Tag Archives: Anton Scheller

Narration of “Know Thy Neighbour”

Nearly two years ago I posted my short story “Know Thy Neighbour” on Reddit’s NoSleep community. Strange things happen on the internet, because somehow, about a year later, Craig of Chilling Tales for Dark Nights discovered the story and managed to win amazing voice actress Lynne Darlington to narrate the main voice and Jeff Clement to speak the male voice and do sound design and post-production. The result is a chilling and wonderful narration and now I want to congratulate particularly Lynne, and also Craig and Jeff, as their narration and with it an excerpt of my story will be featured in the next edition of one of the reference works of voice acting.

If you haven’t yet – listen in, to “Know Thy Neighbour”:

It just won’t stop ringing

It was always there. When I was young it came rarely, maybe when I was close to crossing the street and hadn’t looked left and right yet, or when I left a sharp knife on the kitchen counter, or that time when I was at the supermarket and there was a man that kept following me for four or five aisles, until I found mom again.

I think it somehow connects to my intuition. I’ve heard others describe that they can feel a shiver on the back of their spine, or that the hair on their arms stands up when they are nervous. For me the only time the hair stands up is when I’m cold.

And else, when I’m scared, there is the bell.

I can’t remember the first time I heard it. The first memory I have of hearing it, when I was at my grandmothers’ place at the strange round pile of stones, and I was digging through the stones to look for rabbit babies, when it was ringing, thundering in my ears, I wasn’t surprised or scared. I must have heard it before. It started ringing, loud and clear, and when I kept digging it got louder, as if a huge church bell was slowly moved closer to me, ringing more vigorously and faster with every single stone that I pulled to the side.

Maybe grandma heard the bell too. I remember she came running, screaming for me to get away from the well. I was on top of some of the stones. And the stones started moving. And grandma grabbed my arm, but my legs, they fell with the stones and hit against the wall. I remember how grandma’s arm shivered when she pulled me out of the hole. She was old then already, maybe 60 or 70, and she was the same thin that she has always been in my memory.

“Hold onto me,” she said. “Hold onto me.”

And below us, far below, I heard the stones hitting a hard floor. Continue reading

Life in the Mirror

The apartment seemed as if it was made just for me. I had a bed and two shelves. The apartment lacked bed and shelves but had everything else – tables, chairs, a sofa. My bed was exactly 1.6 meters in width – and the tiny bedroom a perfect match.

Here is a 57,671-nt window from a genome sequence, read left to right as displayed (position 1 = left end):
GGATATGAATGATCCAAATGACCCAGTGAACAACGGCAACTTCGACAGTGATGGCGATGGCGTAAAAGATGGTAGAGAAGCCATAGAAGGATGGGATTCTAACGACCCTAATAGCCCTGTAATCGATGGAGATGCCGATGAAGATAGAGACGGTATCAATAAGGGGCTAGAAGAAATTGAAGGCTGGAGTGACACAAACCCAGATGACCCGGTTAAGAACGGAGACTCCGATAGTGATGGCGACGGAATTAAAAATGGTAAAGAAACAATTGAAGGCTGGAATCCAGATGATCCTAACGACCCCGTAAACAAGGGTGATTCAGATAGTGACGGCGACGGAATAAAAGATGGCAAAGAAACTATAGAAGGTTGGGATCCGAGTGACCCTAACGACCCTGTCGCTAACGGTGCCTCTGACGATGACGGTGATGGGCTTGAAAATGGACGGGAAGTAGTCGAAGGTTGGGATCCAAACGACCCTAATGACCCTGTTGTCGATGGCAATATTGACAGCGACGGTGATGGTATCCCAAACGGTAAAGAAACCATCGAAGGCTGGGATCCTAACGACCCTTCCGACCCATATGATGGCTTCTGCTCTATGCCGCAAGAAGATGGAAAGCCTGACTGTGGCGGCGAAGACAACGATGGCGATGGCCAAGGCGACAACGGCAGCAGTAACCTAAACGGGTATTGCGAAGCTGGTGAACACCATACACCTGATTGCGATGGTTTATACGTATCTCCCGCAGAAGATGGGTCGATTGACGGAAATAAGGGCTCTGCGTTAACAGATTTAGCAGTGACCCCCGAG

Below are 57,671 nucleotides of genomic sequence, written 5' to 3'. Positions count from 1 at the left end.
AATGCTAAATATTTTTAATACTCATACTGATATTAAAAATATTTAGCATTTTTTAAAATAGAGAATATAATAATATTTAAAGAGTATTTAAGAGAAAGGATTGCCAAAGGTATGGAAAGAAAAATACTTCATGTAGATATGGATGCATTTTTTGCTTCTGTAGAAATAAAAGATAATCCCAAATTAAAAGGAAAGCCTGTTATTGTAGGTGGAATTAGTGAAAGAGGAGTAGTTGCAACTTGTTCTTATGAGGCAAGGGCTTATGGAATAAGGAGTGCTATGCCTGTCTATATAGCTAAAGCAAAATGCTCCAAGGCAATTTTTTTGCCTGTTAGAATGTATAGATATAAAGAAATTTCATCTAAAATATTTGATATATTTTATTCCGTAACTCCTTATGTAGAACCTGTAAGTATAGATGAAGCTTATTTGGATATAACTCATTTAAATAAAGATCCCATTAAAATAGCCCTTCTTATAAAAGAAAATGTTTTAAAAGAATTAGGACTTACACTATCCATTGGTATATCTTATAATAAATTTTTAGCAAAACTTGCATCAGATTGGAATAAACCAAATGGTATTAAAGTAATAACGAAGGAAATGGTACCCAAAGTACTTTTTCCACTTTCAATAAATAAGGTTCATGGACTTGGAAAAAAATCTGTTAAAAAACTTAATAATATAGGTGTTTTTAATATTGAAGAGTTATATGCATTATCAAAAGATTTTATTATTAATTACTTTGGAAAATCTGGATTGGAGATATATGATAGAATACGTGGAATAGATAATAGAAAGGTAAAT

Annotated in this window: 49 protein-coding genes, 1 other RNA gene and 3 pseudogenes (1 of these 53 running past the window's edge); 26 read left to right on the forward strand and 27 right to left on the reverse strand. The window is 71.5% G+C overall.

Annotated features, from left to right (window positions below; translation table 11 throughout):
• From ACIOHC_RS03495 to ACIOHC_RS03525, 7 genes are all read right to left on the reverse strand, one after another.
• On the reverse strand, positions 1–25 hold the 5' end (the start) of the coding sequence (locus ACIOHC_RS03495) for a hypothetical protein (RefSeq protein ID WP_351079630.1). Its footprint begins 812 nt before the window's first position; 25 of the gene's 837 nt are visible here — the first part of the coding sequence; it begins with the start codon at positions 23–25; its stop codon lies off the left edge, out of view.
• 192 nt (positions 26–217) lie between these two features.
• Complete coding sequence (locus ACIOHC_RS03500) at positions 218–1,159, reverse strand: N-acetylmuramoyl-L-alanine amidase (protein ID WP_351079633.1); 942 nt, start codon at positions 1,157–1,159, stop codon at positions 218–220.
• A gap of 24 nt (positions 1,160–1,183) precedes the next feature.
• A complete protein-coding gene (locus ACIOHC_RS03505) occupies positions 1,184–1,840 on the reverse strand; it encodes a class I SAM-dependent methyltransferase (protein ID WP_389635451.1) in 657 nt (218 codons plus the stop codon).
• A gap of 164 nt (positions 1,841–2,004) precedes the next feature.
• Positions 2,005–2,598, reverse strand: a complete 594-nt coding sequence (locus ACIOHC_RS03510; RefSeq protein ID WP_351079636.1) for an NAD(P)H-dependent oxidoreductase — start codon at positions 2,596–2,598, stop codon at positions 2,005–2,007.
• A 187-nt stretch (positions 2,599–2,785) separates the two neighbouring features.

There were two things I didn’t like. The first, of course, was the lack of a dedicated bathroom. The shower cabin was in the kitchen and the toilet in a small room off the balcony. The second thing I didn’t like was the mirror in the bedroom.

It’s not that I don’t like mirrors. But in a room just barely big enough for the bed, with walls to all sides, there was something disturbing in having one of the walls as just one large mirror. It felt misplaced and odd like a lone, smiling stranger standing in the middle of a desert road.

The first night I was tired from the move, every muscle in my body seemed to be aching and my body was still sticky and sweating even after two showers and four hours since the last box. Still I first lay awake for two or three hours, rolling from one side to the other and hoping for the salvation of sleep. Continue reading

“I have just one condition.”

“Look,” Jeremy said. “I know how high rents normally are. I’m letting the room below market value. I have just one condition.”

“What?” I asked.

“Can I trust you?” he asked.

“Sure.”

Jeremy smiled.

“Good. My only condition is that you never step into the third bedroom.”

“I guess that’s okay.”

“I’m serious. The door is locked anyway, so don’t even try. But no matter what you hear or smell or see, no matter what happens, even if the door is unlocked – you can never open the door. And especially you can never step inside.”

“What is…”

“Don’t ask.” Continue reading

She tried to convince me that she’s not a figment of my imagination and I played along.

The young pale man sat upright in his chair. When I entered the room Dalton only glanced at me for a moment. His eyes seemed to be focused on the corridor.

When the door shut his eyes flicked around the room. Finally his pupils honed in on me.

“She’s not here, right?”

“We are alone,” I said.

“Okay. Okay. Sometimes I’m just worried that she comes in. She likes open doors.”

“You are talking about your girlfriend?”

“No. Well, yes, in a way. I imagined her as my girlfriend when I was a teenager.”

“And you are now 21?”

“Yes.”

“And you still see your imagined girlfriend?”

Dalton nodded.

“She just didn’t want to leave.”

“You don’t mean that metaphorically? You are really talking about an imagined girlfriend?”

“Yes. Her name is Arielle. You know, like Arielle the mermaid because I had a crush on her.”

“So this girlfriend is imaginary but she is bound by walls and doors?”

“Not really,” Dalton said. “I mean, she didn’t use to but now she pretends that she is.” Continue reading